Joanna has become interested in science and books and feels as if she has grown out of her childish spells. Naomi feels rejected by her friend. Her mother is dead and her father is an alcoholic. She goes to look for her father in the local pub 'The White Hart' but instead meets some rowdy men. Soon after Naomi goes missing and only leaves a note saying 'Here I come, ready or not.' The villagers and her father believe she has been taken by the serpent. Meanwhile in London, a young man, Edward Burton is stabbed. He is brought to hospital and Luke Garrett hears about it. Against regulations he forces himself to be allowed to operate on the boy by stitching up the layer that has been punctured around his heart. It has never been achieved before and the hospital staff don't want him to do it as it would ruin the hospitals reputation. However, Luke manages it and the boy lives. Stella falls ill with TB and she and Will travel to London to see a doctor. Dr. Butler suggests injections of Tuberculin whereas Luke says he could cure her by deflating each lung in turn to clear out the other one. Will is afraid, especially of Luke's methods, but Stella is calm and only interested in her disease. Martha takes an interest in the boy who was stabbed through her fight for better London housing, and whilst she, Spencer, Luke and Charles Ambrose are visiting him, his stabber sees them on the street and tries to attack Spencer. Luke throws himself on the attacker and his hand goes into the knife blade causing him an extremely serious injury. Not long before Luke had sent a letter to Cora declaring his love. Cora receives this letter around the same time she receives one from Will, which although very differently, shows his love for her too. She is angry as she feels she has only just escaped her husband and now she must be tied down again. She sends an angry letter to Luke, who has realised that he will not be able to operate again. Once she knows what has happened to Luke she sends another letter, apologising. However, Spencer is appalled at Cora's cruelty and will not allow her to see them again. Towards the end of the book Spencer is told by Charles that Martha has feelings for Edward and not him, and although he is sad he takes this humbly, unlike Luke is furious at Cora and tries to kill himself, only stopped by the thought of Spencer.
Will no longer has the option of using Lukes method to cure Stella, but is somewhat relieved. Stella becomes more and more ill, but Will and Cora haven't had much contact since Joanna's hypnosis. The children are sent to London to live with the Ambrose's whilst Stella is ill. Stella becomes infatuated with the colour blue and collects many blue objects and writes in a blue notebook. One morning an awful smell fills the village and causes some of the villagers to vomit. Will and a few others set out to discover the source of the smell and find a huge dead fish on the beach. They realise it to be the serpent, although it is not frightening as they had though. It looks like a very long eel. They discover that it has dies of tapeworm. Katherine Ambrose writes to Cora to tell her that the serpent has been found, but also that she mustn't hide from her feelings. Cora agrees. Cora and Will eventually reconcile and Cora comes back to visit Aldwinter. She talks to Stella and Francis forms a special bond with Stella as they understand each other and their interest in collecting things. Cora goes on a long walk with Will and their relationship develops into a sexual one. However, afterwards Will feels guilty as he both desires Cora and loves Stella. Cora and Will both have contrasting feelings towards each other of desire and distaste. One night, Francis is walking on the beach and he meets Mr. Banks, Naomi's father. Mr. Banks is unnerved by the boy especially as Francis keeps telling him that he can see something through the fog. They hear a grinding noise and Mr. Banks believes that the true serpent is still out in the water. He flees, but Francis carries on to discover what it is. He finds out and sends a letter to Stella as he wants to tell her. When he tells her she says she wants him to help her carry out a plan.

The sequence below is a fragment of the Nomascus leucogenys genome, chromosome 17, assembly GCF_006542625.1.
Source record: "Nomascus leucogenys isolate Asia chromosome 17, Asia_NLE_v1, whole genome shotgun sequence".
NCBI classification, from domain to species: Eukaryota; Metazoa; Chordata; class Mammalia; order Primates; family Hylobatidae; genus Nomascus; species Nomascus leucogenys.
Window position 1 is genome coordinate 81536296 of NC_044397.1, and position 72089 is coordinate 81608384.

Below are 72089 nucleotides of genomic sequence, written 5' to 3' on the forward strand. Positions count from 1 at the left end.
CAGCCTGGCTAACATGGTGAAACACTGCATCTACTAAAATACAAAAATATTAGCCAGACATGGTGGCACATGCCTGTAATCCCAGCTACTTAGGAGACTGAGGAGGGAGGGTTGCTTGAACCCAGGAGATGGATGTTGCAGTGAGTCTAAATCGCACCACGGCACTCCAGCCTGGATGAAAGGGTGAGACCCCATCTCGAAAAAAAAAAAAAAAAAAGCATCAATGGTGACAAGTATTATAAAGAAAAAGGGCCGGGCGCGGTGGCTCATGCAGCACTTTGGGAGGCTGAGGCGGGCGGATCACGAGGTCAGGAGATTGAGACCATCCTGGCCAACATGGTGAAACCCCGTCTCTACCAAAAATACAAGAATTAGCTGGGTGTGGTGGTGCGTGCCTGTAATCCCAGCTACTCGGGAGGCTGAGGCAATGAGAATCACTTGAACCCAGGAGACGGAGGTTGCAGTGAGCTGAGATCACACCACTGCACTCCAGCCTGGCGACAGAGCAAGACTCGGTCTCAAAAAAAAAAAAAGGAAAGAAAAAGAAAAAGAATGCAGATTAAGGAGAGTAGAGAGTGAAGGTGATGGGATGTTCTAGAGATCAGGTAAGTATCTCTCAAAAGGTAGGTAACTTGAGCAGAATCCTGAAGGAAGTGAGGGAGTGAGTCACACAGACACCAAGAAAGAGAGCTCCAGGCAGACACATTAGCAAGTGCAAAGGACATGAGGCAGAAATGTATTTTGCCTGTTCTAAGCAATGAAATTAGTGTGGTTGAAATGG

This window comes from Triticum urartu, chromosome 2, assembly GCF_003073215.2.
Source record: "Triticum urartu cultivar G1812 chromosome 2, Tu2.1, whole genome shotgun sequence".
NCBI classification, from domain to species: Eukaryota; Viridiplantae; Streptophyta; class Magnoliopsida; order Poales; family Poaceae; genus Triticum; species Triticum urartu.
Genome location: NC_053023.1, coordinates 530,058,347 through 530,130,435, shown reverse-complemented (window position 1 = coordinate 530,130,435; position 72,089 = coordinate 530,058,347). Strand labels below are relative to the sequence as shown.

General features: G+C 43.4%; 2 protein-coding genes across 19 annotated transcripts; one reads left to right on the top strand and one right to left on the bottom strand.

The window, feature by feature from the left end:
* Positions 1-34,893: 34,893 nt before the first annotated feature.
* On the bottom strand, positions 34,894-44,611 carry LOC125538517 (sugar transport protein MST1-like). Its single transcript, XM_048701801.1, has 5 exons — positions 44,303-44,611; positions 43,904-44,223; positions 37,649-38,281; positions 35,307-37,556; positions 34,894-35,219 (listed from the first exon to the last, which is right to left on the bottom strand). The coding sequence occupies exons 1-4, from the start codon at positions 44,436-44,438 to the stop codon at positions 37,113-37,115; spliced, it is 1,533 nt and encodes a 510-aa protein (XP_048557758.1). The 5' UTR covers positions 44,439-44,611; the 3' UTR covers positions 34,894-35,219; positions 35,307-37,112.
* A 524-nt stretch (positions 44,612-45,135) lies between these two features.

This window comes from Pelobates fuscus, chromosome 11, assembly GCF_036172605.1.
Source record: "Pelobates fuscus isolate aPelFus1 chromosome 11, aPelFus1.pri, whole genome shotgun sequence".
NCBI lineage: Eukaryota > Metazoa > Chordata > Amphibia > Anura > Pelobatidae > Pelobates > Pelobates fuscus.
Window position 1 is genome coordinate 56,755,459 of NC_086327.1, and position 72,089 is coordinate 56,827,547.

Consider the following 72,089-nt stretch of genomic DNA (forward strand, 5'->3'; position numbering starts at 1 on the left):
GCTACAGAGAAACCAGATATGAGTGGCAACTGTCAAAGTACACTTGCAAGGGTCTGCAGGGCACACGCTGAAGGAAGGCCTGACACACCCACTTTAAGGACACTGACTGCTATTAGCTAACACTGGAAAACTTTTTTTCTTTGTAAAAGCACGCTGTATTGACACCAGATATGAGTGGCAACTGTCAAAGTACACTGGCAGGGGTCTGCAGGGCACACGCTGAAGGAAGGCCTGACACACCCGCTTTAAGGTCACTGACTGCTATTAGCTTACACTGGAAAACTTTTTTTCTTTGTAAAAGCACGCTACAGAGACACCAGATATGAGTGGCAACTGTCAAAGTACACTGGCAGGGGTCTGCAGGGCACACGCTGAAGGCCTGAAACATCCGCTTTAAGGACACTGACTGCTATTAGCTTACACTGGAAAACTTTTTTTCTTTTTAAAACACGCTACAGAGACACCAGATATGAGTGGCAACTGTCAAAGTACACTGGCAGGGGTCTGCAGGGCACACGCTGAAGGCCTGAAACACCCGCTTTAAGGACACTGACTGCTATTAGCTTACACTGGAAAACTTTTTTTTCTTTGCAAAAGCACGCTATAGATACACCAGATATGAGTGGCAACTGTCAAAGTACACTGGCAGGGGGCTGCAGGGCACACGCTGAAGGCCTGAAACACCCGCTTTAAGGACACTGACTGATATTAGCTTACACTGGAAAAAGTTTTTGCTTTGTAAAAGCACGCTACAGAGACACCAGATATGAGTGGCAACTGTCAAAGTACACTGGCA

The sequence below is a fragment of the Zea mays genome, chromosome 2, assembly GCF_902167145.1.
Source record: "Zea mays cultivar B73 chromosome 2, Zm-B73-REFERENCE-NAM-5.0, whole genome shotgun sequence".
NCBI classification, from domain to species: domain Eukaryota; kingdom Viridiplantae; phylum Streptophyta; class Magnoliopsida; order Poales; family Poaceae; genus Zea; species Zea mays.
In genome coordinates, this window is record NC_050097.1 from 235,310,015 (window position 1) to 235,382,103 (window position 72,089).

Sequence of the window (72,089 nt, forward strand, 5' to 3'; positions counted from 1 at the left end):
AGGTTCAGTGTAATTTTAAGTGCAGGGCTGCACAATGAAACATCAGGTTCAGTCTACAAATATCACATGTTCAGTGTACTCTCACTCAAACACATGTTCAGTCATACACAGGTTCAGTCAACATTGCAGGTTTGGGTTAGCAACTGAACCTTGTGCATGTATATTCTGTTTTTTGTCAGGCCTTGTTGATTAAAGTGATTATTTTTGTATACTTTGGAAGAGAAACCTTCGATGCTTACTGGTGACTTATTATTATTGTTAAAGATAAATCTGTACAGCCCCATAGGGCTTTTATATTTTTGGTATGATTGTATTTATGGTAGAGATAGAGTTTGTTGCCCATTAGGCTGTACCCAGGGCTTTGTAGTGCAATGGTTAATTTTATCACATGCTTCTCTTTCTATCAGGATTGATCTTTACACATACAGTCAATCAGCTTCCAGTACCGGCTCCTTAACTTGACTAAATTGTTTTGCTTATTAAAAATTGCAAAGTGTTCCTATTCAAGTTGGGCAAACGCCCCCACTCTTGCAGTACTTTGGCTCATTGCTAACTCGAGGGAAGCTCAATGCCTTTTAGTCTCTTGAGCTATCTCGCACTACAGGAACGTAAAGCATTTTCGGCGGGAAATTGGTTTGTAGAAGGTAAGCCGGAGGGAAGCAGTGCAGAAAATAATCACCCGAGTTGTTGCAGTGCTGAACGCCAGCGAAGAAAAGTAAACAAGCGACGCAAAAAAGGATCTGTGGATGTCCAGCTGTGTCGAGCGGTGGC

The Ambrose's visit Colchester with the Ransome children. Thomas Taylor is there and he has taken on a young boy who he calls 'Ginger.' However, Joanna sees the boy and recognises it to be Naomi, just with cut hair. The Ambrose's bring her back to Aldwinter where she reunites with her father. Joanna and Naomi become friends again and they go walking along the beach where they hear the same grinding as Mr. Banks and Francis. They are afraid and think it's the serpent, however, they go closer and see that it is just Mr. Bank's old boat. Joanna runs to tell Will what lay behind the mystery of the Essex serpent and he comes to look. Meanwhile Francis runs to Cora, saying he feels guilty about something he has done. She realises through a note he gives her what has happened and runs down to the beach. She meets Will, Joanna and Naomi on the way and they run down to the beach and discover Stella underneath the old boat surrounded by blue things. They pull her out and revive her.
The book ends with Luke still angry at Cora and Spencer sad about Martha, as she now spends her time with Edward Burton. The Ransome children live with the Ambrose's in London and Will is living with Stella in Aldwinter, although he still holds Cora in his thoughts. She lives alone in London as Francis is at boarding school, although at the end of the novel she sends a letter to will describing her contrasting feelings of love for him.
- M. John Harrison (16 June 2016). "The Essex Serpent by Sarah Perry review – a compulsive novel of ideas". The Guardian. Guardian Media Group. Retrieved 30 April 2018.
- Sinead Gleeson (18 June 2016). "The Essex Serpent by Sarah Perry review: an engrossing mystery". The Irish Times. Retrieved 1 May 2018.
- Charlotte Runcie (1 December 2016). "Sex and a killer snake: is The Essex Serpent the best book of the year?". The Daily Telegraph. Retrieved 1 May 2018.
- Jennifer Senior (7 June 2017). "A Spirited Widow and a Monstrous Serpent Propel a Lush Novel". The New York Times. Retrieved 1 May 2018.